- ELISA (enzyme-linked immunosorbent assay)
- Control of Microbial Growth
- Disc diffusion assays
- Antiseptics, disinfectants, and antibiotics
- Practical Case Study
- Characterization and possible identification of a microorganism using the techniques learned throughout the laboratories, as well as the information given in the theory lectures
- Identification of typical species present in various samples (e.g., water, food, etc.)
- Other laboratory topics may also include:
- Bacterial transformation
- Macrophages and phagocytosis
Methods of Instruction
This course involves four hours of lecture per week and three hours of laboratory work. The content of lectures is integrated with laboratory experiments, and readings in the textbook and scientific journal articles.
Means of Assessment
Evaluation will be carried out in accordance with Douglas College policy. The instructor will present a written course outline with specific evaluation criteria at the beginning of the semester. Evaluation will be based on the following:
Class tests and assignments
Upon completion of this course, students will
- Summarize the range of prokaryotic and eukaryotic organisms that are considered to be microorganisms and discuss the historical context of microbiological science.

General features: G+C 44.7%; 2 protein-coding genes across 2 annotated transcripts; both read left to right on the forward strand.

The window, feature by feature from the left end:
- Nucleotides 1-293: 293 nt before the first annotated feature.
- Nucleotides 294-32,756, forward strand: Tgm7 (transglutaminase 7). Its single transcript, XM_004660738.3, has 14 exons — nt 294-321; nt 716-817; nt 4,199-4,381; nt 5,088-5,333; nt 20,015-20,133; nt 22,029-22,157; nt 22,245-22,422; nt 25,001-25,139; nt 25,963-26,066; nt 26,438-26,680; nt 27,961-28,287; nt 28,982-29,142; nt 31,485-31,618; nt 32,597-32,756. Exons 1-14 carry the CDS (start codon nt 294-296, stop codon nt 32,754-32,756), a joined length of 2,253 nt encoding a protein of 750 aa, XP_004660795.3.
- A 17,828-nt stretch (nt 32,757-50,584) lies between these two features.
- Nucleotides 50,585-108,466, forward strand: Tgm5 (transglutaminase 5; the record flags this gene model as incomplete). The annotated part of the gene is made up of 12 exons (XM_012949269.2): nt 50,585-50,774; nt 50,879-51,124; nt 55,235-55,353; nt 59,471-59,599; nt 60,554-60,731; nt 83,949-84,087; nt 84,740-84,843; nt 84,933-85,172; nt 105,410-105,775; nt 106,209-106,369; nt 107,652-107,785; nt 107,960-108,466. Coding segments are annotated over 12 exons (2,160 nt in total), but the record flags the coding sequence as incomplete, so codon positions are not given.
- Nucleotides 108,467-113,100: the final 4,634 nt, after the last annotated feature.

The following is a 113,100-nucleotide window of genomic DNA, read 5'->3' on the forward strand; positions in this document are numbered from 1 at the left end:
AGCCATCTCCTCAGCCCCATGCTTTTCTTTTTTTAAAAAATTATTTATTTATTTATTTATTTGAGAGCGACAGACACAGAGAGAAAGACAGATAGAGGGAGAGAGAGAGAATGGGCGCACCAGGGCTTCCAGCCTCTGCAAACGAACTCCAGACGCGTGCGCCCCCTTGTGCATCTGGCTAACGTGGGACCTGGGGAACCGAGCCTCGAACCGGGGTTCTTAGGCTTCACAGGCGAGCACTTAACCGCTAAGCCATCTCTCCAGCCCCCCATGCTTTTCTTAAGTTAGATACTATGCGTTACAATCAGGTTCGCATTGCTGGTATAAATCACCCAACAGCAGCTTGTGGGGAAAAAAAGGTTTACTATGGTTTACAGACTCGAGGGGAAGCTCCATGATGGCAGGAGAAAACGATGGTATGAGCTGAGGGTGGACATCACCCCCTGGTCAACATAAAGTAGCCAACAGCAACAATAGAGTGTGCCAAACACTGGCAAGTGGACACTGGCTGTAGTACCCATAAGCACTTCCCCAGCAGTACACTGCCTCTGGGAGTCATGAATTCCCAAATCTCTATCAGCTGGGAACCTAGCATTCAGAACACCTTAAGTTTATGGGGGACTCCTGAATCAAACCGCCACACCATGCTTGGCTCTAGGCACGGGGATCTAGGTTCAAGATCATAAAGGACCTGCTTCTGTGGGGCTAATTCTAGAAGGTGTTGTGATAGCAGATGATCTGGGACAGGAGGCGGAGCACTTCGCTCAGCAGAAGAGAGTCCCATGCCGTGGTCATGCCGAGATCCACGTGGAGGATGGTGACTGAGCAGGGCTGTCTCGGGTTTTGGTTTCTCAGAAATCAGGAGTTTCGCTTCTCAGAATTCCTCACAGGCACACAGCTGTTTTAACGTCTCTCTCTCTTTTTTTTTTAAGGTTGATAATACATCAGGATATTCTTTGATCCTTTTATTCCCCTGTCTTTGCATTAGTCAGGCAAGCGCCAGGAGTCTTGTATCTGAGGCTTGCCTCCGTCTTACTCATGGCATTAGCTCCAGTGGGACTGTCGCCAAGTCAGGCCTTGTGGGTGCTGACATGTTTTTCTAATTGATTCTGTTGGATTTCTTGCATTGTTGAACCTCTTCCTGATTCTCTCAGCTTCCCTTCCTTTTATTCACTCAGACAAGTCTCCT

- Identify the chemical components and cellular structure of bacterial cells.
- Examine the principles of classification as they are applied to prokaryotic organisms and be able to describe the classification of bacteria in the context of phylogeny.
- Indicate the principles of bacterial nutrition and be able to compare the roles of catabolic and anabolic pathways in bacterial metabolism as well as mechanisms of regulation of metabolism.
- Illustrate the process of bacterial cell division and relate it to the growth of bacterial populations and the control of bacterial growth.
- Explain the structure and function of bacterial genomes including mechanisms of gene expression and regulation.
- Compare and contrast mechanisms of genetic recombination in bacteria (e.g. transformation, transduction, conjugation, etc.) and the evolution of antibiotic resistance in bacterial populations.
- Summarize the taxonomy of viruses, virus replication, the role of viruses in cancer, and the nature and importance of virus-like organisms like viroids and prions.